The Savannah College of Art and Design, for instance, only meets 20 percent of the typical student’s financial need, according to College Board statistics. This is a school costs more than $41,000. The New England Conservatory of Music in Boston, where tuition with room and board costs $47,050, typically covers 59 percent of a student’s financial need. The Boston Conservatory meets an average of 40 percent of a student’s need. In contrast, many elite colleges meet all or nearly all of students’ financial need.

5. Be prepared for the audition.

When you are at an audition, don’t wear a T-shirt and jeans. You should also not wear anything that would draw attention away from your performance. You don’t need to buy a suit, but consider choosing an outfit that you would wear on a first date, Shefler suggests.
You should also perform appropriate material during an audition. A 17-year-old, for instance, shouldn’t perform a piece that requires her to pretend to be a middle-aged woman.

6. Parents, take a chill pill.

In this time of high unemployment, more parents than ever seem to be hoping that their children major in something practical like business or engineering. But art majors end up with many desirable skills such as being able to present in front of a group, taking constructive criticism, and being equipped with excellent speaking skills. Remember, what’s most important is that students graduate with a degree!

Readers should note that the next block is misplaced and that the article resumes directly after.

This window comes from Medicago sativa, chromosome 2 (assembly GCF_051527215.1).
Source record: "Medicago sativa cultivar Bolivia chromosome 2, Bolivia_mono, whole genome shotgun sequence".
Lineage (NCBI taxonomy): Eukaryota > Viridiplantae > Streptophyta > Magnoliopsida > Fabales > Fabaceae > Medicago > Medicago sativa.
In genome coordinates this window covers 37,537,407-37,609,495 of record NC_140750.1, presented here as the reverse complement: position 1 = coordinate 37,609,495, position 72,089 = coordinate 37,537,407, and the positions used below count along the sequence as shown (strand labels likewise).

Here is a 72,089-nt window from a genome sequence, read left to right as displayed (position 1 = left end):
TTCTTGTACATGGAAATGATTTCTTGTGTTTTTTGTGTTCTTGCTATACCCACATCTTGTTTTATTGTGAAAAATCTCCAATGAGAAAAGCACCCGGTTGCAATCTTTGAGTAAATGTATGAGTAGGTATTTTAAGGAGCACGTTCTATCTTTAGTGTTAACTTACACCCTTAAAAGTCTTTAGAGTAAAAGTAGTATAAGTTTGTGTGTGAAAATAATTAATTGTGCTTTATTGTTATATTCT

Lynn O’Shaughnessy is the author of The College Solution and She also writes a college blog for  CBSMoneyWatch and US News. Follow her on Twitter.

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  1. My daughter has just been accepted to Berklee college of Music. It is where she wants to go. I have put 3 older children through regular state schools it was not cheap but doable. The yearly tuition for Berklee is more than my annual salary. How do we pay for this? We have filled out FAFSA and well we all know that award is minimal. I am stressing so much. I feel like it is the school where she should be. It is her perfect fit. Any ideas? Or where do I look? What kinds of loans? What other types of grants or scholarships are out there? How do I find out about them?

  2. I second Meg’s comment. As assistant director of admission for a conservatory, I have the privilege of seeing passionate artist develop and grow daily. Many of those continue their art after graduation, but a significant number of them gain jobs in the corporate and non-profit sectors. With the qualities they learned studying their art (rock-solid critical thinking skills, efficient time management and outstanding presentation ability), they become excellent candidates in whatever position they choose to pursue.
    Lynn, I’ll be at the college fair tomorrow-looking forward to meeting you there!

  3. I majored in Fine Arts (with a concentration in Film) and was accepted into NYU’s Cinema Studies Masters program, but decided to go to medical school instead. I now sit on the Admissions committee for the medical school where I’m on the faculty. Never underestimate the power of an arts degree.

    1. Hi Meg,
      Thanks so much for sharing your experience with a fine arts degree. I love your story!
      Lynn O’Shaughnessy